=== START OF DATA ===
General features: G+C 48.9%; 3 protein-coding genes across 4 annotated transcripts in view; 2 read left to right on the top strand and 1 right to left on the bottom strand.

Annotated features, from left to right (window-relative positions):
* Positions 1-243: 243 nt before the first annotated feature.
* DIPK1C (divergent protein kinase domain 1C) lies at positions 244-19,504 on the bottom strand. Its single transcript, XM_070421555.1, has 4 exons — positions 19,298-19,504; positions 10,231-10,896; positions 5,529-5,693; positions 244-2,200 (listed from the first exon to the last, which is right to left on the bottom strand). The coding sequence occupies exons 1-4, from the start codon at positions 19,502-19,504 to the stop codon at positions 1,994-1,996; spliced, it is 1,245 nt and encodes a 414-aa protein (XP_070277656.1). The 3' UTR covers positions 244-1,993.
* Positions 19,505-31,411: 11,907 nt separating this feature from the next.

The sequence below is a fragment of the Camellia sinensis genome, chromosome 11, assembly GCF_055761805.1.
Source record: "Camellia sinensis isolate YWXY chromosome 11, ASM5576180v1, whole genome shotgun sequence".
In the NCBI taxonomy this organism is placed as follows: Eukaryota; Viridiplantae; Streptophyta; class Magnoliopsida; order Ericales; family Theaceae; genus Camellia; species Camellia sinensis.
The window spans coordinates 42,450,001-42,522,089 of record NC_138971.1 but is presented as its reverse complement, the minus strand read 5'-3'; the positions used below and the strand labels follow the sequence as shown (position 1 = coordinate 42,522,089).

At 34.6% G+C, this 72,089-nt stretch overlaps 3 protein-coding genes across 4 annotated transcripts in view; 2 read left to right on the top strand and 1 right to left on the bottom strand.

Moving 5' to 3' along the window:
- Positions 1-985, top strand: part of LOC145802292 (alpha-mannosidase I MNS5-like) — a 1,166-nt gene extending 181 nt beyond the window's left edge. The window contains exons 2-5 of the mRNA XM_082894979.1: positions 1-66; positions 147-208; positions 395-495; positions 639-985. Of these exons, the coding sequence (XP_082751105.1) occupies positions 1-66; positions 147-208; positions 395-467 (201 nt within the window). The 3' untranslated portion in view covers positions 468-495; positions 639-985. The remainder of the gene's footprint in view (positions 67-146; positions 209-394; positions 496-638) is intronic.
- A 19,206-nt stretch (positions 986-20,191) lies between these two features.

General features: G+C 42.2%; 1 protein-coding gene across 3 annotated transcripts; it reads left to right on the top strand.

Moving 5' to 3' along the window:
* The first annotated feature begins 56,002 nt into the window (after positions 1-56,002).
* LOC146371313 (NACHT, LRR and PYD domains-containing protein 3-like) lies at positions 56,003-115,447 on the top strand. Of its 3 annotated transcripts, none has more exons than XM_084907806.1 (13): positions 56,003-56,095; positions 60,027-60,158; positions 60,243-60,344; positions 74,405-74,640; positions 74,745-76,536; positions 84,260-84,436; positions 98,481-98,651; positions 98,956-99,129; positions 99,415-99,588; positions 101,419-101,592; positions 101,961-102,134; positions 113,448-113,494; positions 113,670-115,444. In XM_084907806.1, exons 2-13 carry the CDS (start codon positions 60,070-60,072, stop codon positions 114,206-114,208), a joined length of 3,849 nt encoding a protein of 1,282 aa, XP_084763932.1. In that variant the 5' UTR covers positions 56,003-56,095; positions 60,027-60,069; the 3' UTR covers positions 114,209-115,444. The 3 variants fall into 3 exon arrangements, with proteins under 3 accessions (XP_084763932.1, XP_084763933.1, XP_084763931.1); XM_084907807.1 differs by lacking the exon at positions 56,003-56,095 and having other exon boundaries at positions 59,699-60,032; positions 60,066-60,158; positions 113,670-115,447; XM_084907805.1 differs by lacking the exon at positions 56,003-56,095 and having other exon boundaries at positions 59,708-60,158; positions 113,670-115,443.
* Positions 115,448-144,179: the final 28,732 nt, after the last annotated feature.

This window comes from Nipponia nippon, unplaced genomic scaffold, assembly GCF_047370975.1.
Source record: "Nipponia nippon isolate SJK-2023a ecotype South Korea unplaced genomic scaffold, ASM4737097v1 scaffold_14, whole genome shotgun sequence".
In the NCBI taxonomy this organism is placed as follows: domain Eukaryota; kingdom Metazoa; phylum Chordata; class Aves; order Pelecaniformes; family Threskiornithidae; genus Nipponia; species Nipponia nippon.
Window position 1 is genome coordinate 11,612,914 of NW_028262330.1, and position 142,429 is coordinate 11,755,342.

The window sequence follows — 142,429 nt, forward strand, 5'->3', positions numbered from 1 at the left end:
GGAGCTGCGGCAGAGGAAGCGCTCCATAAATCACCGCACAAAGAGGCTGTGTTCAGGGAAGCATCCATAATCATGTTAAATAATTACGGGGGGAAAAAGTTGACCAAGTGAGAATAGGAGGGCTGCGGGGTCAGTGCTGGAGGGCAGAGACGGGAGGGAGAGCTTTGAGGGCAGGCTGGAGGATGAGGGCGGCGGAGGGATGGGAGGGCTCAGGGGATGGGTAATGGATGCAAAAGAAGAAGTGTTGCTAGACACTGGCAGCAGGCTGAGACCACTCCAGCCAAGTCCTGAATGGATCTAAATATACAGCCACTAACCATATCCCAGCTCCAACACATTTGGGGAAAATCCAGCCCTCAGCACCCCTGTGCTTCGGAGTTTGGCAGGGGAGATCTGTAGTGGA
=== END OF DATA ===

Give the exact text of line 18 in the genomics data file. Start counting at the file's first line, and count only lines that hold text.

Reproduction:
* Positions 115,448-144,179: the final 28,732 nt, after the last annotated feature.